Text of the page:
Gold Prices Rise, but Still Below $1,500 as U.S., China Reach Partial Trade Deal By Investing.com


© Reuters.

Investing.com – Gold prices inched up on Monday in Asia but were still below the $1,500 mark after the U.S. and China reached a “phase one” trade deal late last week, which saw the U.S. paused tariffs slated to hit imports of Chinese goods this week.

U.S. President Donald Trump says the two nations had reached a “very substantial phase one deal.”

In exchange, China agreed to purchase between $40 billion and $50 billion in U.S. agricultural goods. Further steps will be reached in phases, the president said.

Prices of the yellow metal fell immediately following the report as investors embraced risk and dumped safe havens, but clawed back some gained today.

The contract 0.2% to $1,491.35 by 1:02 AM ET (04:02 GMT).

Citing a research report, Bloomberg said China’s shoppers and investors seemed to have lost their appetite for gold this year.

Jewelry consumption is forecast to drop 4% to about 660 tons in 2019, according to forecasts from Metals Focus Ltd., while a decline of more than 20% to around 240 tons is seen for investment demand.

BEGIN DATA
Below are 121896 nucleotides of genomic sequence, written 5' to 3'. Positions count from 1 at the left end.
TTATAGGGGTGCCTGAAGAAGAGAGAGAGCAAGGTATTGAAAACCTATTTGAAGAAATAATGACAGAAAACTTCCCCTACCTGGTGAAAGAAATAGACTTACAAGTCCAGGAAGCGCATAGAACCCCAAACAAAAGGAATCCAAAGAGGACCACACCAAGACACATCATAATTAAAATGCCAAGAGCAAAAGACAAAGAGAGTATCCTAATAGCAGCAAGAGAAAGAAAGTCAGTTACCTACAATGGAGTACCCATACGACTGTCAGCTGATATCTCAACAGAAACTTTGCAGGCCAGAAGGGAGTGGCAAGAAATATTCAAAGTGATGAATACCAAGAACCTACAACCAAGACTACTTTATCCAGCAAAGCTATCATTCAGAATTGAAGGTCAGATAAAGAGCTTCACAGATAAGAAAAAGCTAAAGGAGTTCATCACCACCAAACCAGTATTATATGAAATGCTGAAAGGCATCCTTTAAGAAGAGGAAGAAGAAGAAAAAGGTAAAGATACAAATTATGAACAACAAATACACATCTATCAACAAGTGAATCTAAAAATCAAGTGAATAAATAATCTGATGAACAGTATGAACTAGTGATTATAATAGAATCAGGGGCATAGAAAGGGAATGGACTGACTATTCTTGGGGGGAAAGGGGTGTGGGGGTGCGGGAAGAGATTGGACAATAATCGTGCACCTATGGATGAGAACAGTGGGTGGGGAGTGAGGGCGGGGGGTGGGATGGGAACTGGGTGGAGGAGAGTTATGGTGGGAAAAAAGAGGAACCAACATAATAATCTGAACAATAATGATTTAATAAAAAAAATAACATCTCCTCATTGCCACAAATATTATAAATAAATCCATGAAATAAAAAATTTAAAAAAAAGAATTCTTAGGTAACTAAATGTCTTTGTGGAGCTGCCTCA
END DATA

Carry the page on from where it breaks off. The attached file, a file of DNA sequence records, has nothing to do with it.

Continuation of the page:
“The economic conditions in the country are throwing a spanner in the works and that’s keeping jewelry consumption under pressure,”said Nikos Kavalis, a director at the London-based research firm.

Another factor hurting demand has been the weaker yuan, Kavalis noted.

“Back in 2017 and 2018, you had a boost in demand from more sophisticated type investors buying gold as a hedge against RMB depreciation,” said Kavalis. “Following the rise in the gold price that we’ve seen in the summer, it looks like there is less of that because now a lot of these investors are also worried that the gold price is looking rich.”

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